Universal preschool is not ‘universally’ popular - even among educators. Advocates of targeted programs like Head Start are concerned about the schools designed to help our neediest children. Arguably, these children receive the most benefits from quality preschools and the community services they provide (dental referrals, etc.). They question the wisdom of subsidizing preschool for families who can afford it, drawing teachers and resources away from those who already have so little. Head Start’s statistics tell us that their population has critical needs - almost half of their families make less than $12,000 per year, and about one out of every 6 children in Head Start has one or more disabilities. These disabilities include speech or language-related ones, in addition to early literacy skills far below the national norm. Currently funding serves only 60% of the eligible population. The Child Welfare League of America has been tracking Head Start funding and attendance, and has shown that during the last five years, enrollment and funding has either stalled or declined. There is concern that the special services provided by these targeted preschools will disappear altogether in a world of universal preschool.
Other opponents worry about the loss of flexibility and independence in the face of an expanding, potentially huge new government program. Many families believe that preschool will become mandatory in spite of reassurances to the contrary. Critics point to the potential consequence of participation in kindergarten becoming compulsory as an example of harsh governmental interference, resulting in fewer options and fewer rights for parents.
Some educational researchers are dismayed by the societal pressure being placed on kids to perform academically and use preschools (especially the very competitive, academically focused ones) as examples of pushing kids to be ‘the best’. Mandatory testing and onerous No Child Left Behind policies are creating an urgency that has forced school boards, state legislatures and the federal government to assess children even at the kindergarten level. Many believe that preschool should only emphasize play and social development, and any real pre-literacy focus should be reserved for those children who are truly behind.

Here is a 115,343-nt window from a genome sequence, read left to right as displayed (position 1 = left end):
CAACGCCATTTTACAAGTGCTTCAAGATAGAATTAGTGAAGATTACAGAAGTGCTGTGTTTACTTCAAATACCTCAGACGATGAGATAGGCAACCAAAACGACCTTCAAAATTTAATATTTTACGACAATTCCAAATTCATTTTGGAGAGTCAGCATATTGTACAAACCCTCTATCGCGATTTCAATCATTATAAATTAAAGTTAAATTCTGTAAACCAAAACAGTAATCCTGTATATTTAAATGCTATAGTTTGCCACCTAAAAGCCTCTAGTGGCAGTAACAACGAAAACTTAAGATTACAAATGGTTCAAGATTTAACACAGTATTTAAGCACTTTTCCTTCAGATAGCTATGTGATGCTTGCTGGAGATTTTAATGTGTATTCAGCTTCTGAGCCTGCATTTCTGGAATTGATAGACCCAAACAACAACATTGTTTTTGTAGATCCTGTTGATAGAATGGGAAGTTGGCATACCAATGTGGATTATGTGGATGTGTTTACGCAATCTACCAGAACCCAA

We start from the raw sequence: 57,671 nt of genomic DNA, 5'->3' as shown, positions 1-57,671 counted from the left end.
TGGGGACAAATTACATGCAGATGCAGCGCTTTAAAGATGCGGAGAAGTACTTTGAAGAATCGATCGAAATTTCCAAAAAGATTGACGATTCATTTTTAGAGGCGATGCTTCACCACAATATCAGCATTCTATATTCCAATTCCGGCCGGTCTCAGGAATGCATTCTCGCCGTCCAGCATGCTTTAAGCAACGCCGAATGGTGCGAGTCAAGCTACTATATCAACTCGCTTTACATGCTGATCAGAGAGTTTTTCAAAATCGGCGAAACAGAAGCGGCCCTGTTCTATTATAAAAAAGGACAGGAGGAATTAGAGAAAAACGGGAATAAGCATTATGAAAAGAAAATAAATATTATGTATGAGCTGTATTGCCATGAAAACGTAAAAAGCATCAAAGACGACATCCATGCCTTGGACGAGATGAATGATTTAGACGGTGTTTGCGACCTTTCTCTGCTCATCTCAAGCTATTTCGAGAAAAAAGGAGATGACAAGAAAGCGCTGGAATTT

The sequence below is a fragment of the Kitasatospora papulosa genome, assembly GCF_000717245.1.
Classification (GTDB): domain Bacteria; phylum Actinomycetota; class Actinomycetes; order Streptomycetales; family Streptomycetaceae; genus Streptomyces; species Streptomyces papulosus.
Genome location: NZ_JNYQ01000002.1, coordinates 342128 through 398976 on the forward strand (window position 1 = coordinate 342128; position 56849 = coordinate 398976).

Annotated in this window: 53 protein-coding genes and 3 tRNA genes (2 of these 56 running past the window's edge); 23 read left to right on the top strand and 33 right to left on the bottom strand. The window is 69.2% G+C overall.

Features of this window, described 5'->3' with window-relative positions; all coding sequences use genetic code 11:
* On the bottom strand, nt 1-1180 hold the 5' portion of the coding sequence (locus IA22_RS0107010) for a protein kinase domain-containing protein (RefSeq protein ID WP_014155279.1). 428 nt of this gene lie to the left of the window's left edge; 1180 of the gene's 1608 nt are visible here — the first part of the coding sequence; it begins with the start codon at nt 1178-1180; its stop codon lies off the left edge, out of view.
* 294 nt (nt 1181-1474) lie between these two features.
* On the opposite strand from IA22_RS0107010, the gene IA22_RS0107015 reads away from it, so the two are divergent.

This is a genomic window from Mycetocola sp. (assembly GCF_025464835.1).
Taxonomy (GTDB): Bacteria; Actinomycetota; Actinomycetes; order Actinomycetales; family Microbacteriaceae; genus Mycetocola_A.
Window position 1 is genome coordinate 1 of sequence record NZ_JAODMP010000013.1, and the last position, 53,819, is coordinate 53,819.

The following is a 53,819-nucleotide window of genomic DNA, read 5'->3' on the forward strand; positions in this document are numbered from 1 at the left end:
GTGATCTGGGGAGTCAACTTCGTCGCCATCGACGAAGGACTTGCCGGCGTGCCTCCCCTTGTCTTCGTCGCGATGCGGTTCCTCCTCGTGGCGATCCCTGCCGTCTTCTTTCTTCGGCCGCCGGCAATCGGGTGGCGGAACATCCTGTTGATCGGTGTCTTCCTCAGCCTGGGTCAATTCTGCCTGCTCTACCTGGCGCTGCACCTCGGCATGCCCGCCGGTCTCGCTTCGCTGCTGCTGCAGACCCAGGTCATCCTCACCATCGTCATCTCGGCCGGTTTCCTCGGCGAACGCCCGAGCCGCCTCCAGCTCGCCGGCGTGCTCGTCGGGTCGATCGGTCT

Teachers, administrators and teaching colleges are also worried about any new policies regarding appropriate certification and level of education. Many exceptional teachers do not have degrees and would find it difficult or impossible to get them. In California, teaching colleges were unprepared to handle the influx of students they would be required to serve if Prop. 82 passed. No real plan exists to help pay for the education of new teachers. Furthermore, no infrastructure within the educational community exists to achieve this. Moreover, compensation for preschool teachers is already notoriously poor - there is no way to ensure that newly degreed teachers could be adequately paid for their improved credentials.
Preschool administrators worry about the business impact of free schooling and unfair competition. Common sense and experience tell us that it is nearly impossible for most private preschools to compete when comparable options are offered for free. Most centers are operating on a tight budget - trying to pay teachers fairly while keeping tuition down, and fear that ‘free’ will lure too many children away. Home-based centers face similar challenges. This imbalance may cause another unfortunate side effect because the combined loss of home-based and center-based programs, most of which also serve younger children, could greatly reduce the availability of care for all ages.
A Brewing Controversy
A report conducted by the National Conference of State Legislatures shows that in 2005, 28 states considered expanding their programs, and five states already had a version of a universal system (details differ) with three more phasing one in. Only four states had no plans for state funded preschool programs. With these changes being implemented, it is important for those who support and oppose universal preschool to understand the interests of each side so that reasonable, mutually agreeable policy planning can take place.
Kathreen Francis is a Legislative Aide in the Michigan State Senate with a special policy interest in 0-5 learning and K-12 Educational/Funding issues. She is also the parent of four active children.